Preliminary rendering of what could be on Broadway Street in front of the Witte Museum, looking south.
A 2017 rendering shows a possible outcome for Broadway in front of the Witte Museum looking south. Credit: Courtesy / Centro San Antonio and MIG

There is talk that Abbott’s anger over an Austin street project served to reignite yet another attack from the governor’s office on big Texas cities. San Antonio’s Broadway project came into his crosshairs, many of his own supporters believe. State transportation commissioners, by a 3-1 vote, obediently pulled the trigger.

Local developers and Republicans, with some hesitation, tell me there isn’t a single developer or major donor to Abbott in Bexar County who has expressed disagreement with the Broadway project or support of the TTC’s decision to break the deal.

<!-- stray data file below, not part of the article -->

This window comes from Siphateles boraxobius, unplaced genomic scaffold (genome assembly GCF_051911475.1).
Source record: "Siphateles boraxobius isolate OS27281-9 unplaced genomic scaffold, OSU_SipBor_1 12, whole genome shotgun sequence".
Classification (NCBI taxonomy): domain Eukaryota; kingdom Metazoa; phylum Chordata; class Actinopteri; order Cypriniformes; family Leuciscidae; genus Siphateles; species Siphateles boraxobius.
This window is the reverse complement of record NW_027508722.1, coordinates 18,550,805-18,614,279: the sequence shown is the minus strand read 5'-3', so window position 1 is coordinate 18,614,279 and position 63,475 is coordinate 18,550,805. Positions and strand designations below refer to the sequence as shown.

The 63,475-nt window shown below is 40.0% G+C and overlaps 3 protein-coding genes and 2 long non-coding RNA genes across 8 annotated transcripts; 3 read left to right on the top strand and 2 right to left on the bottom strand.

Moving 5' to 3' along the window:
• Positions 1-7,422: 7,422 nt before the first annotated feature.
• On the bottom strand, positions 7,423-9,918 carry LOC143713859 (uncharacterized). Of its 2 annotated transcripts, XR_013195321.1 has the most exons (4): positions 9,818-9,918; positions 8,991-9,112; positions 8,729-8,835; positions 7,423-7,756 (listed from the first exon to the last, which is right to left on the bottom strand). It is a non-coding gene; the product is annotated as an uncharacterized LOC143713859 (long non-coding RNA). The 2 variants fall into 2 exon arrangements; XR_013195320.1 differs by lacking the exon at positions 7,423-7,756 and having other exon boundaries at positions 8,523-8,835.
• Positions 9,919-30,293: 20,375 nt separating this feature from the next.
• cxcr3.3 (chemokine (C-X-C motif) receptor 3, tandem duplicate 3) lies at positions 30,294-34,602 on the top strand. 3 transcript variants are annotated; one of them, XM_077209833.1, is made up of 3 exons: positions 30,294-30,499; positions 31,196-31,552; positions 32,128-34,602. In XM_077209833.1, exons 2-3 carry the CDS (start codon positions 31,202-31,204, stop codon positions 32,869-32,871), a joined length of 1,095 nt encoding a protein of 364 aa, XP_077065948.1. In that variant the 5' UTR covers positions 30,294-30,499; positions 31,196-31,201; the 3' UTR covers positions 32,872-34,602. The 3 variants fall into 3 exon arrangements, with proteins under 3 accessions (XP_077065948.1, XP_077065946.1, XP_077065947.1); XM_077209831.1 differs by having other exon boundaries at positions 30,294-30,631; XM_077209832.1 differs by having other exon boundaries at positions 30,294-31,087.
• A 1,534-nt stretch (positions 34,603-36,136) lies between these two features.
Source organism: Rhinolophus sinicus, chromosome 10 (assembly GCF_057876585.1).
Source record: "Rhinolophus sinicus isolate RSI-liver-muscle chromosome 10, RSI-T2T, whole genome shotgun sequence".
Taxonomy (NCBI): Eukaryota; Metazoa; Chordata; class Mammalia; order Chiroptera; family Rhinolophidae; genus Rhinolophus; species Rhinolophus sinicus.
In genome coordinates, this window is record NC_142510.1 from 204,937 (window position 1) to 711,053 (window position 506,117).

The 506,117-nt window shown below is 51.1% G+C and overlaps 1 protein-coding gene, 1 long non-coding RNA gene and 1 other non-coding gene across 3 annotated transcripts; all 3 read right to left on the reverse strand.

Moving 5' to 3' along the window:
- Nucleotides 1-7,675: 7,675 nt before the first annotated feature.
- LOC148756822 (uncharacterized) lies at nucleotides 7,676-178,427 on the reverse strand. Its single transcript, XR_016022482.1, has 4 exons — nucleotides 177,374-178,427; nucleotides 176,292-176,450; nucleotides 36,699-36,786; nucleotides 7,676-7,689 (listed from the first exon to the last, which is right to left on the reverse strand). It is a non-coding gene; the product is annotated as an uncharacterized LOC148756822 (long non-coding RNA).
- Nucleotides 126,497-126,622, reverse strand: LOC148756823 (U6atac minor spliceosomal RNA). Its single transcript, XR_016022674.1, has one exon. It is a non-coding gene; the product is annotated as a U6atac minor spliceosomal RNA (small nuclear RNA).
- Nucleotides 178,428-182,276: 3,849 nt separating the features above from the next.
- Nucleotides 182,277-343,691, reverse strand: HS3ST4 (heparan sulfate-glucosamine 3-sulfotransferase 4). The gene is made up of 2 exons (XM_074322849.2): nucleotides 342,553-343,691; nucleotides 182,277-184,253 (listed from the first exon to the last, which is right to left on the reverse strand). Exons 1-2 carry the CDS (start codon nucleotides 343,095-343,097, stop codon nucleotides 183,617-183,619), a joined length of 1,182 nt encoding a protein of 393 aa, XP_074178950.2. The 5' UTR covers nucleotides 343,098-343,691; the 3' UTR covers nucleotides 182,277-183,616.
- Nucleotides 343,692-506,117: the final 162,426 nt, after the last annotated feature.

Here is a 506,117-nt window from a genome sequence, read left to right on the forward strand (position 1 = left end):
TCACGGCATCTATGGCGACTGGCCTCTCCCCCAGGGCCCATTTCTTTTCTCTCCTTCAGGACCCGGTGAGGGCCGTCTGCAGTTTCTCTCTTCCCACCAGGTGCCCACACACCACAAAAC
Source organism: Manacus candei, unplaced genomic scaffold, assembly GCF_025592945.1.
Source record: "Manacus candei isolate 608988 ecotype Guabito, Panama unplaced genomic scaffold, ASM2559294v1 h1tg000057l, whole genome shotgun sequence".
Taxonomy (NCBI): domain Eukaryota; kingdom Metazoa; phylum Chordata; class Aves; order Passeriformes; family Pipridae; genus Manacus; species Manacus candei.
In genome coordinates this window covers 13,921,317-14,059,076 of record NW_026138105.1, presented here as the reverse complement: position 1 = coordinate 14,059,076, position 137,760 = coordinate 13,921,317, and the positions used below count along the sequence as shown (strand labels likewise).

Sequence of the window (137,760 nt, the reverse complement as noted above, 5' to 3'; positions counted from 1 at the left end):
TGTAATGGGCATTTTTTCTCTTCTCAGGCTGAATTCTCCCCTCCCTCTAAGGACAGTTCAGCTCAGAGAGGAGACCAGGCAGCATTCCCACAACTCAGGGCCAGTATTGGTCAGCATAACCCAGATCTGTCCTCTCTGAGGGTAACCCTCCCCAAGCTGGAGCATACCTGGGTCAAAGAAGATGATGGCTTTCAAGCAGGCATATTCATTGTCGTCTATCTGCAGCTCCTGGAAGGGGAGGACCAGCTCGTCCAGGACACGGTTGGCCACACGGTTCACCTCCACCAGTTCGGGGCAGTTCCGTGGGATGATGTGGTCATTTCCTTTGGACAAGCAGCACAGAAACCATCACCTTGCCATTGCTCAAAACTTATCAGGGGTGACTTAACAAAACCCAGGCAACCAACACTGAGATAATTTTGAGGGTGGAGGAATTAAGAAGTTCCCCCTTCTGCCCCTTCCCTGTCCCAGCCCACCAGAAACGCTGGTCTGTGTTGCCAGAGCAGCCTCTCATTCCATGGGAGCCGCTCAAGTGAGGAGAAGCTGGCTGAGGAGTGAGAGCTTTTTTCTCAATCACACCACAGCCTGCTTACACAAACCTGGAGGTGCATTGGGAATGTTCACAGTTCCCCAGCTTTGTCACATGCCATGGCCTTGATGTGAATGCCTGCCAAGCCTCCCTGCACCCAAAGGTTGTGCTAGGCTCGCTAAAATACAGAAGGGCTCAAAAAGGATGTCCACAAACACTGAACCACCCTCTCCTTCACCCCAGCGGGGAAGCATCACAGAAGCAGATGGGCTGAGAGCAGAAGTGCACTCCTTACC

I invite doubters to learn more about the safety of complete streets and what Broadway was meant to become. The 42-page National Roadway Safety Strategy issued by the U.S. Department of Transportation this very month on the design of safe streets directly contradicts TxDOT’s one-size-fits-all approach to facilitating more vehicle traffic at faster speeds. Page 22 is particularly to the point.

San Antonio City Manager Erik Walsh cited the 2016 signed agreement between the city and TxDOT in a Jan. 24 letter to Bugg that went unanswered. City officials also cited two official TxDOT minutes approved by TTC commissioners in 2014 and 2015 making way for the transfer of more than 2.2 miles of Broadway to the city.

Commissioners and TxDot engineers have disingenuously claimed the city’s plan to implement a “road diet” on Upper Broadway and reduce vehicle traffic lanes was unknown to the state and now justifies their action. The reduction in vehicle lanes has been part of the plan all along, as state transportation officials know. It was reaffirmed as recently as September 2021 when TxDOT sent this Advanced Funding Agreement to City Council for its approval, which was pending.